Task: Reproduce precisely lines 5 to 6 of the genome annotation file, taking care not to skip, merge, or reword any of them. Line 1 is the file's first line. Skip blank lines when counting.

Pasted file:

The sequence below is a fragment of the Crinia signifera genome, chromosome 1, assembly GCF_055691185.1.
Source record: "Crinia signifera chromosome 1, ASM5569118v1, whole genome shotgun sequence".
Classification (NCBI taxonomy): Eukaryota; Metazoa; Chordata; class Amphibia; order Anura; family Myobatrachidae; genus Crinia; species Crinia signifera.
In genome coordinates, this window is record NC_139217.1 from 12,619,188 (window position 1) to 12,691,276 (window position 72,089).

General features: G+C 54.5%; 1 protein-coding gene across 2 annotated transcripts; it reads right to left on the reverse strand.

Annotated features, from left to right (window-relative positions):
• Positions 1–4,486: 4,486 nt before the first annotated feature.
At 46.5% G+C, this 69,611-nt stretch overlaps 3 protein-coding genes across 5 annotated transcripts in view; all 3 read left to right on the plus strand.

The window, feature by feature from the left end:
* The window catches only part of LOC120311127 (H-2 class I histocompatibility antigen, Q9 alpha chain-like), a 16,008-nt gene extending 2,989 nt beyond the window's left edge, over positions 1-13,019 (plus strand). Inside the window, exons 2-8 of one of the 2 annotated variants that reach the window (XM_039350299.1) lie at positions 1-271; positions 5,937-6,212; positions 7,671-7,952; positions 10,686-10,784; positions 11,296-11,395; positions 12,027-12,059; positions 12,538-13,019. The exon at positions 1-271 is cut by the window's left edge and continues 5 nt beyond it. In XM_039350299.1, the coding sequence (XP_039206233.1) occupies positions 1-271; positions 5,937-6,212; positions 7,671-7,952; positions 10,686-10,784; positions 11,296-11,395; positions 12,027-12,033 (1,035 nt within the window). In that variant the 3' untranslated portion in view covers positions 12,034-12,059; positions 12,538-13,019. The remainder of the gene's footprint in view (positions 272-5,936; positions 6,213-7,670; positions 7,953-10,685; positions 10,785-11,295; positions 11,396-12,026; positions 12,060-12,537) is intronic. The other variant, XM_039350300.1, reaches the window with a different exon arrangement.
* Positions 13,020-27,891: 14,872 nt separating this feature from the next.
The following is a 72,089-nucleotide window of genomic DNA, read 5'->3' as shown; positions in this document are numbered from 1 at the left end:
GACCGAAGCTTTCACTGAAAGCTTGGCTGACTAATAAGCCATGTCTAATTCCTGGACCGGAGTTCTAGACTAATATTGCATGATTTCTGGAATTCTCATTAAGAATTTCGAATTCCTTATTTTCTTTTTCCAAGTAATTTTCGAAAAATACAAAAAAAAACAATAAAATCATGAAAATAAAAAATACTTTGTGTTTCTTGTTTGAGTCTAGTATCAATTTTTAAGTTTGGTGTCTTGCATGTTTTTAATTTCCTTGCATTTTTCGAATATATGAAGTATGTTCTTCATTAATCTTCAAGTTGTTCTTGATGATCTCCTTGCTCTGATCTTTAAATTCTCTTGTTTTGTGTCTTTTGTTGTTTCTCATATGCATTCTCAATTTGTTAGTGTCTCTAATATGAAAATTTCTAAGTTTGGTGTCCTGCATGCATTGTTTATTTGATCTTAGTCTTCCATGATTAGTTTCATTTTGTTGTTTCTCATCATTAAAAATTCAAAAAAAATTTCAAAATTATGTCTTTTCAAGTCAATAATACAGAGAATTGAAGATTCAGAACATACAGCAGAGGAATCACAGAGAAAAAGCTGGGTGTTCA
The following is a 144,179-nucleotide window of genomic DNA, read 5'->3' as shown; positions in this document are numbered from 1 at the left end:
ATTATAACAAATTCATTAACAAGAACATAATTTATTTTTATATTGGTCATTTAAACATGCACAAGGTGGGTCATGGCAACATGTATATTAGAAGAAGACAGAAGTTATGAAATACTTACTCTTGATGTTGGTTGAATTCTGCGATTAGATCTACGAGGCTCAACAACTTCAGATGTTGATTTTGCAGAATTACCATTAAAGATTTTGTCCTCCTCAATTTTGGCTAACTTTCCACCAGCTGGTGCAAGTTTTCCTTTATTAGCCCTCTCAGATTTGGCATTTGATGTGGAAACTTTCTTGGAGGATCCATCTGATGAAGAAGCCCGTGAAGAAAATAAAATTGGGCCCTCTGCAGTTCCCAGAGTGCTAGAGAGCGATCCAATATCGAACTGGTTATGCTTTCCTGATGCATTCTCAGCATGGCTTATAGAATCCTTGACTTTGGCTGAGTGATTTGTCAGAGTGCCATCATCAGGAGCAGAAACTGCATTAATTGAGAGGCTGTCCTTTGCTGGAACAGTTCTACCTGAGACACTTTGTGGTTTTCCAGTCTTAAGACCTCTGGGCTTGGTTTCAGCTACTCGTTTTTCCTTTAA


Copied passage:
General features: G+C 54.5%; 1 protein-coding gene across 2 annotated transcripts; it reads right to left on the reverse strand.

Annotated features, from left to right (window-relative positions):